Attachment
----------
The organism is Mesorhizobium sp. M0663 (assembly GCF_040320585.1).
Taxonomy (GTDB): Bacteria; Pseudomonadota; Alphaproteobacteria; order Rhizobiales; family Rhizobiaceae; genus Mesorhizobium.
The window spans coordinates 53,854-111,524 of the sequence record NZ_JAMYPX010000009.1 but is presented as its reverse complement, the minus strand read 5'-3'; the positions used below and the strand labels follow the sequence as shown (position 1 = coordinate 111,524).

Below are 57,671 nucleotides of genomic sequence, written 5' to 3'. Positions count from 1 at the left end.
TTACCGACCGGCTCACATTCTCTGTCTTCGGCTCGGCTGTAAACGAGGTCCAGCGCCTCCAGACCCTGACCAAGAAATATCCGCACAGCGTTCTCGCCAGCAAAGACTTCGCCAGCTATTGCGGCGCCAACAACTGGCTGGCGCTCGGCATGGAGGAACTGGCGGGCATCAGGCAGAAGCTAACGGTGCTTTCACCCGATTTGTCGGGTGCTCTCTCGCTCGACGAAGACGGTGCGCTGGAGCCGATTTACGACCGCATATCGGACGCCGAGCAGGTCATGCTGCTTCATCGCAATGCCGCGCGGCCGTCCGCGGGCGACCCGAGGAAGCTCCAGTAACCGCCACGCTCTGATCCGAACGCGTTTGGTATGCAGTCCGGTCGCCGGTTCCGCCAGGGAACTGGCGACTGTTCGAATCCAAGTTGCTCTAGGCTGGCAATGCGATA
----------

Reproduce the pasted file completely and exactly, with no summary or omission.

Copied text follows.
The organism is Mesorhizobium sp. M0663 (assembly GCF_040320585.1).
Taxonomy (GTDB): Bacteria; Pseudomonadota; Alphaproteobacteria; order Rhizobiales; family Rhizobiaceae; genus Mesorhizobium.
The window spans coordinates 53,854-111,524 of the sequence record NZ_JAMYPX010000009.1 but is presented as its reverse complement, the minus strand read 5'-3'; the positions used below and the strand labels follow the sequence as shown (position 1 = coordinate 111,524).

Below are 57,671 nucleotides of genomic sequence, written 5' to 3'. Positions count from 1 at the left end.
TTACCGACCGGCTCACATTCTCTGTCTTCGGCTCGGCTGTAAACGAGGTCCAGCGCCTCCAGACCCTGACCAAGAAATATCCGCACAGCGTTCTCGCCAGCAAAGACTTCGCCAGCTATTGCGGCGCCAACAACTGGCTGGCGCTCGGCATGGAGGAACTGGCGGGCATCAGGCAGAAGCTAACGGTGCTTTCACCCGATTTGTCGGGTGCTCTCTCGCTCGACGAAGACGGTGCGCTGGAGCCGATTTACGACCGCATATCGGACGCCGAGCAGGTCATGCTGCTTCATCGCAATGCCGCGCGGCCGTCCGCGGGCGACCCGAGGAAGCTCCAGTAACCGCCACGCTCTGATCCGAACGCGTTTGGTATGCAGTCCGGTCGCCGGTTCCGCCAGGGAACTGGCGACTGTTCGAATCCAAGTTGCTCTAGGCTGGCAATGCGATA